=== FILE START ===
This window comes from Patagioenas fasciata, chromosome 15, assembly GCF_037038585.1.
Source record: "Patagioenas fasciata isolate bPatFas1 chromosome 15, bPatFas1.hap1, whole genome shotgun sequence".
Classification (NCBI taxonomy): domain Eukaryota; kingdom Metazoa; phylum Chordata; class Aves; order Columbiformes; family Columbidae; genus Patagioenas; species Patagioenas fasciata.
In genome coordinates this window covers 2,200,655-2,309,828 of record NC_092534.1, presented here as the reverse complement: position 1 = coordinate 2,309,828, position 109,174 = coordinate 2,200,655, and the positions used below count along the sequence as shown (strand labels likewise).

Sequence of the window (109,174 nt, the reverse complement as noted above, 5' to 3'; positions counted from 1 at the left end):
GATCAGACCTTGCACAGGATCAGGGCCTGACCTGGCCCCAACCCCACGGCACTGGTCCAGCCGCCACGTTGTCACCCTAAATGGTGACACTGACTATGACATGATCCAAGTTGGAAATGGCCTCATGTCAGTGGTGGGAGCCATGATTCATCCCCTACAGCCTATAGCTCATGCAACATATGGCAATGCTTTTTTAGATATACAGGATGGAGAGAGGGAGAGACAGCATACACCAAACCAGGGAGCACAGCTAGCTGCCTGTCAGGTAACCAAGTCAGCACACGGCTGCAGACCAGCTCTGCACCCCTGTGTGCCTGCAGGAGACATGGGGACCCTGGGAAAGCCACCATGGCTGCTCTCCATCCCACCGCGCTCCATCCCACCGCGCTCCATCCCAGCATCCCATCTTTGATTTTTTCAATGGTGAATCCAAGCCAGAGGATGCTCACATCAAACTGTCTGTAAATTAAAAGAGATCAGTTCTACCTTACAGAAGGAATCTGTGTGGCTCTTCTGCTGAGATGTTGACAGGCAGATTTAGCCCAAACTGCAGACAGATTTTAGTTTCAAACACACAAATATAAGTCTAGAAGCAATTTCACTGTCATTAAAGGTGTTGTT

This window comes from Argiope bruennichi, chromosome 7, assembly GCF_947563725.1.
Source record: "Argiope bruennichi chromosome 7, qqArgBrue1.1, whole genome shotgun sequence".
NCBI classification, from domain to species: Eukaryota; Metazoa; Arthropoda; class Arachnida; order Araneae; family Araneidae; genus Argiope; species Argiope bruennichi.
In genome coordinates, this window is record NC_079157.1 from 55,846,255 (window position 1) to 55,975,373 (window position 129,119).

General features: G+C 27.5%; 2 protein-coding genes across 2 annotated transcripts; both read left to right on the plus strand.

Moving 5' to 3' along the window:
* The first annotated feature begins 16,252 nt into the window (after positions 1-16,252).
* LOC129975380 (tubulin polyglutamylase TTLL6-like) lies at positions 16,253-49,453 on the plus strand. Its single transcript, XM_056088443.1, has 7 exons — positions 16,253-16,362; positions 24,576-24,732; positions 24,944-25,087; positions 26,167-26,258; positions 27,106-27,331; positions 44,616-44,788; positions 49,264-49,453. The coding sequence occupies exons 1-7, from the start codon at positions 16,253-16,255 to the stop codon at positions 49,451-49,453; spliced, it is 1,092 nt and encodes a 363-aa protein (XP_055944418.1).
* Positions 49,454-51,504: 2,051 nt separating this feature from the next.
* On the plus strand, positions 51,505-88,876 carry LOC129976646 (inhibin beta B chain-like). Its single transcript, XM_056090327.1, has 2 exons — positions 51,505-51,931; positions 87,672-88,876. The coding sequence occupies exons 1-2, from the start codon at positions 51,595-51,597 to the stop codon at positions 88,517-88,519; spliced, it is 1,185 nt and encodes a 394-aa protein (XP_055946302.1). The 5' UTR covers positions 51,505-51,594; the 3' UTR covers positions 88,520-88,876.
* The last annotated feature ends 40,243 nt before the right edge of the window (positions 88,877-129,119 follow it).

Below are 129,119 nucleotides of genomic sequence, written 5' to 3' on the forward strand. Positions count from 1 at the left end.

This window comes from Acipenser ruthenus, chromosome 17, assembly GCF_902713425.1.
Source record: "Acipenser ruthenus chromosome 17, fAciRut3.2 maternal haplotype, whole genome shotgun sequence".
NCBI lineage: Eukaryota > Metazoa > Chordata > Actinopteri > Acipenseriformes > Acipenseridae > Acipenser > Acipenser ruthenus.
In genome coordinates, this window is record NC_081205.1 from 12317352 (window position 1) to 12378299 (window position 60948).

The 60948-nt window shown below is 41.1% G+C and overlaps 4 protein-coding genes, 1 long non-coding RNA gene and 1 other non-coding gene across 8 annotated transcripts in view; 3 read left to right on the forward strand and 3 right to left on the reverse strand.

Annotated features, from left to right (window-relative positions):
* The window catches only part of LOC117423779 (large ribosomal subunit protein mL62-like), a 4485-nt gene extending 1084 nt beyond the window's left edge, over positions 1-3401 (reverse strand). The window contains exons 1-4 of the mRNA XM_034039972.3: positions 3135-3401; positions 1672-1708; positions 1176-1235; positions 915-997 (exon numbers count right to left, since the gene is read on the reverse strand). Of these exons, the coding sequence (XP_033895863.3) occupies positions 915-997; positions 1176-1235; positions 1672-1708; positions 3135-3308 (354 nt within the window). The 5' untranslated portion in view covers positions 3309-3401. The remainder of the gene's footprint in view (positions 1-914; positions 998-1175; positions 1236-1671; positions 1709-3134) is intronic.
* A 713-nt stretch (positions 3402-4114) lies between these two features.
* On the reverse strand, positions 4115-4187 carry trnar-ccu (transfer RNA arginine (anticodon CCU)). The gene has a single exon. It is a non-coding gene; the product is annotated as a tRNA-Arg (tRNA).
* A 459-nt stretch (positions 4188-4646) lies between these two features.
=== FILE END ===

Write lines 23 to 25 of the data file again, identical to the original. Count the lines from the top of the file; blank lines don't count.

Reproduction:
The 60948-nt window shown below is 41.1% G+C and overlaps 4 protein-coding genes, 1 long non-coding RNA gene and 1 other non-coding gene across 8 annotated transcripts in view; 3 read left to right on the forward strand and 3 right to left on the reverse strand.

Annotated features, from left to right (window-relative positions):
* The window catches only part of LOC117423779 (large ribosomal subunit protein mL62-like), a 4485-nt gene extending 1084 nt beyond the window's left edge, over positions 1-3401 (reverse strand). The window contains exons 1-4 of the mRNA XM_034039972.3: positions 3135-3401; positions 1672-1708; positions 1176-1235; positions 915-997 (exon numbers count right to left, since the gene is read on the reverse strand). Of these exons, the coding sequence (XP_033895863.3) occupies positions 915-997; positions 1176-1235; positions 1672-1708; positions 3135-3308 (354 nt within the window). The 5' untranslated portion in view covers positions 3309-3401. The remainder of the gene's footprint in view (positions 1-914; positions 998-1175; positions 1236-1671; positions 1709-3134) is intronic.